Record number :
2248959
Title of article :
Influence of education on the pattern of cognitive deterioration in AD patients: The cognitive reserve hypothesis
Author/Authors :
Carret، نويسنده , , Nicolas Le and Auriacombe، نويسنده , , Sophie and Letenneur، نويسنده , , Luc and Bergua، نويسنده , , Valérie and Dartigues، نويسنده , , Jean-François and Fabrigoule، نويسنده , , Colette، نويسنده ,
Issue Information :
روزنامه با شماره پیاپی سال 2005
Pages :
7
From page :
120
To page :
126
Abstract :
The cognitive reserve hypothesis proposes that a high educational level could delay the clinical expression of Alzheimer’s disease (AD) although neuropathologic changes develop in the brain. Therefore, some studies have reported that when the clinical signs of the disease emerge, high-educated patients may decline more rapidly than low-educated patients because the neuropathology is more advanced. However, these studies have only investigated the decline of global cognition or an isolated cognitive process. To study the differential deterioration pattern of several cognitive processes according to education, the performance of 20 AD patients with a high educational level and a low educational level were compared with the performance of 20 control subjects on a neuropsychological battery. The results showed that cognitive deterioration of AD patients is different according to education, although the global performance was similar in AD patients. The high-educated patients exhibited greater impairment of abstract thinking whereas the low-educated patients showed greater impairment of memory and attentional function. This confirms that some cognitive processes, such as abstract thinking, decline more rapidly in high-educated patients whereas others seem to evolve more slowly if compared to low-educated patients. In this latter case, high-educated patients may still benefit from cognitive reserve after the diagnosis of the dementia.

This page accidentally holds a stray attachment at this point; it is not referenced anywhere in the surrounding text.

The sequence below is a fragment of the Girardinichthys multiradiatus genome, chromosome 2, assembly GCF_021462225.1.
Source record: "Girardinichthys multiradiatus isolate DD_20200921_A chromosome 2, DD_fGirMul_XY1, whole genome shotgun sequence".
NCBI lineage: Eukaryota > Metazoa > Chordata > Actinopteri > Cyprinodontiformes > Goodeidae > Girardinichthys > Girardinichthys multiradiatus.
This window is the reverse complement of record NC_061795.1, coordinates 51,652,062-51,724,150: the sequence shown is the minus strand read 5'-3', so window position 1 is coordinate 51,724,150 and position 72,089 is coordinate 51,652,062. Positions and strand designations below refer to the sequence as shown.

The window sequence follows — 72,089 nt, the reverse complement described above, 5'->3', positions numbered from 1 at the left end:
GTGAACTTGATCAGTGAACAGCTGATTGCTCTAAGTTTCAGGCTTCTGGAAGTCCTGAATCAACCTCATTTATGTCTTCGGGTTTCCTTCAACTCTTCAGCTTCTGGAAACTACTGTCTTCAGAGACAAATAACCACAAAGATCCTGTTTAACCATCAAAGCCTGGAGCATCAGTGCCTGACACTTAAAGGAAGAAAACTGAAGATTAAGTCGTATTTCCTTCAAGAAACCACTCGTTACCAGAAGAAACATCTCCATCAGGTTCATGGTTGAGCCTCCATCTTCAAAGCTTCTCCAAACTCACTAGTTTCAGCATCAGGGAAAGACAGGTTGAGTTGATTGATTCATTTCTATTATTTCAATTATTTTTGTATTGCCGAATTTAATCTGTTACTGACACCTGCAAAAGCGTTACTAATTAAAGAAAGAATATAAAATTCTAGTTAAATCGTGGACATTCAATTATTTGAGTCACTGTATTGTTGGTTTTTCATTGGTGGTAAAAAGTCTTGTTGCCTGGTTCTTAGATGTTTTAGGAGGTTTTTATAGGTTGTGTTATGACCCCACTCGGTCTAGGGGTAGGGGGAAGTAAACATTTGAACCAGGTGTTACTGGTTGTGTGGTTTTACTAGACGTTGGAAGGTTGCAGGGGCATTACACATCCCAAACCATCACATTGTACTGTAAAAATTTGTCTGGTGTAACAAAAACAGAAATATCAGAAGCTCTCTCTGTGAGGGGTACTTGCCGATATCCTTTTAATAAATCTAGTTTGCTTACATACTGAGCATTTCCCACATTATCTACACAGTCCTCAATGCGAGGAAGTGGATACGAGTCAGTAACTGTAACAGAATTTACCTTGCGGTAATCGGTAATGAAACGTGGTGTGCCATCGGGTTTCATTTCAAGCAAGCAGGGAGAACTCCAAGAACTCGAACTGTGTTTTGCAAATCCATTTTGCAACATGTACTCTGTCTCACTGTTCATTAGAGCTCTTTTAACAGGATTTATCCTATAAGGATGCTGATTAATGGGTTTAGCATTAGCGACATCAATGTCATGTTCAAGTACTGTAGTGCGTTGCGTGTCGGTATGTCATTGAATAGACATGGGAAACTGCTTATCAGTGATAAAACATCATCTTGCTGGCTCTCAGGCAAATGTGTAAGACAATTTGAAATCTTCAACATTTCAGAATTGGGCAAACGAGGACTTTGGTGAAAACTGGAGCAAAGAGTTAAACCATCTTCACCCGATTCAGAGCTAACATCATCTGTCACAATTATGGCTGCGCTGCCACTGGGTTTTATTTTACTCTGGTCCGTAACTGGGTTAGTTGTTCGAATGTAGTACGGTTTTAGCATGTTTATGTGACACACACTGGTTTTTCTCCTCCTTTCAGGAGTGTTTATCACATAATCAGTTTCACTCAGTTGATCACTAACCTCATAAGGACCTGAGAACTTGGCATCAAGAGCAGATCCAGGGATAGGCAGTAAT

Keywords :
cognitive reserve , Education , Alzheimer’s Disease , Cognitive impairment
Journal title :
Brain and Cognition
Serial Year :
2005
Link To Document :
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